Maddie, 62, is one of our best swimmers. She swims the lengths calmly, at her own pace, with impeccable technique. I’m jealous of his physical shape.

But not about his situation.

Maddie is fun and great to talk to. So you have to linger to see a dysfunction in it. She has difficulty organizing herself and making the right decisions. She’s pulling the devil by the tail. She struggled to educate her children, maintain a job and meet her needs. She prefers to spend her meager income on getting a unicorn tattoo on her ankle rather than visiting the dentist.

His candor makes him easy prey. Recently, she was evicted from her home, which left her temporarily homeless. After a period of stay in temporary shelters, charities finally found him a place to sleep. Aimed at older people, the environment isn’t perfect for her, but it’s definitely better than a park bench.

As she is not severely disabled, Maddie was not entitled to comprehensive adapted services to improve her condition. Severely affected people are taken care of and we try to equip them as best as possible from childhood. Maddie is right on the edge. She suffers more from the consequences of ignorance and poverty than from cognitive disorders. Which means that his condition has never been a real priority. However, she is the one who uses emergency services the most. Yesterday’s savings are expensive today and have disastrous consequences.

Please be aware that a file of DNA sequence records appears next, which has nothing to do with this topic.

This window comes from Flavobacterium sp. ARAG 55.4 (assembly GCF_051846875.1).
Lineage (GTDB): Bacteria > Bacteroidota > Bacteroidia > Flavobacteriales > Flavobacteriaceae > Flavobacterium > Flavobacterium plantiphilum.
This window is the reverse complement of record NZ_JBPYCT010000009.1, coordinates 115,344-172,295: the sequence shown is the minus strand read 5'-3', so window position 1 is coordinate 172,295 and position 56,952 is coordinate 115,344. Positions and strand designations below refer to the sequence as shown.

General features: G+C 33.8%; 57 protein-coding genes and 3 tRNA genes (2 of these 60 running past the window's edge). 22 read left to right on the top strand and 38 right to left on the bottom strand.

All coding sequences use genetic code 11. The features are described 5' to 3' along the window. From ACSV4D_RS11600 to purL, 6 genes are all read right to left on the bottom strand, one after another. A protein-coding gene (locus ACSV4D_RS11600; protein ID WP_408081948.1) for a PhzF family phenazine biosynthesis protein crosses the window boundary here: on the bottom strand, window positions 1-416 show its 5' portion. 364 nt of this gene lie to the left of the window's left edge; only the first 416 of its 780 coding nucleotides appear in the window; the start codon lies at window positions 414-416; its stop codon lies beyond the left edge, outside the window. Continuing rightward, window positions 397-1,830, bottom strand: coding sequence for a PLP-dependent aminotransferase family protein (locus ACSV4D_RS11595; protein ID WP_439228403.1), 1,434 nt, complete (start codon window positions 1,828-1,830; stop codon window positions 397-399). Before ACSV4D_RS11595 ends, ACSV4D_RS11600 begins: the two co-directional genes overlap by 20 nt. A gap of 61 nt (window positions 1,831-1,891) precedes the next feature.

If only she could be as in control in life as she is in the pool. Admirable Maddie.

Every athlete deserves a chapter. The kind Cindy – the mother of all athletes –, Marilou, who always finds the water too cold… But we must pay tribute to all the wonderful volunteers who surround the club. Everyone brings their heart every week. None of this would be possible without Alain, the head coach for millennia. He is the only truly competent coach, we dare not think of what will happen when he is no longer there. This is often the case for activities for the disabled which often hang by a thread… or a dedicated trainer.